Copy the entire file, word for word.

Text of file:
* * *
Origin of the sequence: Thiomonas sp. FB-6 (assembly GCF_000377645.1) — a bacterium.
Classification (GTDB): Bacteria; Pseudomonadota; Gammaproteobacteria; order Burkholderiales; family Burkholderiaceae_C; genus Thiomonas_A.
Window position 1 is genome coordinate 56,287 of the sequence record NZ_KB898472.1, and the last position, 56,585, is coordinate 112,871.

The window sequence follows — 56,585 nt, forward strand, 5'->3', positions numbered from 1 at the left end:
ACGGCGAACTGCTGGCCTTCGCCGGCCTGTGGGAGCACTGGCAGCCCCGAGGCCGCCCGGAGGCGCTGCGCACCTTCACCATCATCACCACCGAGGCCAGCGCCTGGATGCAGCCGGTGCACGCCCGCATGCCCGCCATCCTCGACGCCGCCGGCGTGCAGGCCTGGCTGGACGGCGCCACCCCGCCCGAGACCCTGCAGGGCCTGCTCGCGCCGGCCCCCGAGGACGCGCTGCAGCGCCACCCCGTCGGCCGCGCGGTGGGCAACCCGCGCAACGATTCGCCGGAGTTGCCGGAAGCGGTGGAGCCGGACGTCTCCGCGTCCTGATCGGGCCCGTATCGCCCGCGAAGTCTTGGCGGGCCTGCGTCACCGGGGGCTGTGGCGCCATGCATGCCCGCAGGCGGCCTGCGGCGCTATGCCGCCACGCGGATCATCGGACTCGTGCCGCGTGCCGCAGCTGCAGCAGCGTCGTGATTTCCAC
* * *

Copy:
Origin of the sequence: Thiomonas sp. FB-6 (assembly GCF_000377645.1) — a bacterium.
Classification (GTDB): Bacteria; Pseudomonadota; Gammaproteobacteria; order Burkholderiales; family Burkholderiaceae_C; genus Thiomonas_A.
Window position 1 is genome coordinate 56,287 of the sequence record NZ_KB898472.1, and the last position, 56,585, is coordinate 112,871.

The window sequence follows — 56,585 nt, forward strand, 5'->3', positions numbered from 1 at the left end:
ACGGCGAACTGCTGGCCTTCGCCGGCCTGTGGGAGCACTGGCAGCCCCGAGGCCGCCCGGAGGCGCTGCGCACCTTCACCATCATCACCACCGAGGCCAGCGCCTGGATGCAGCCGGTGCACGCCCGCATGCCCGCCATCCTCGACGCCGCCGGCGTGCAGGCCTGGCTGGACGGCGCCACCCCGCCCGAGACCCTGCAGGGCCTGCTCGCGCCGGCCCCCGAGGACGCGCTGCAGCGCCACCCCGTCGGCCGCGCGGTGGGCAACCCGCGCAACGATTCGCCGGAGTTGCCGGAAGCGGTGGAGCCGGACGTCTCCGCGTCCTGATCGGGCCCGTATCGCCCGCGAAGTCTTGGCGGGCCTGCGTCACCGGGGGCTGTGGCGCCATGCATGCCCGCAGGCGGCCTGCGGCGCTATGCCGCCACGCGGATCATCGGACTCGTGCCGCGTGCCGCAGCTGCAGCAGCGTCGTGATTTCCAC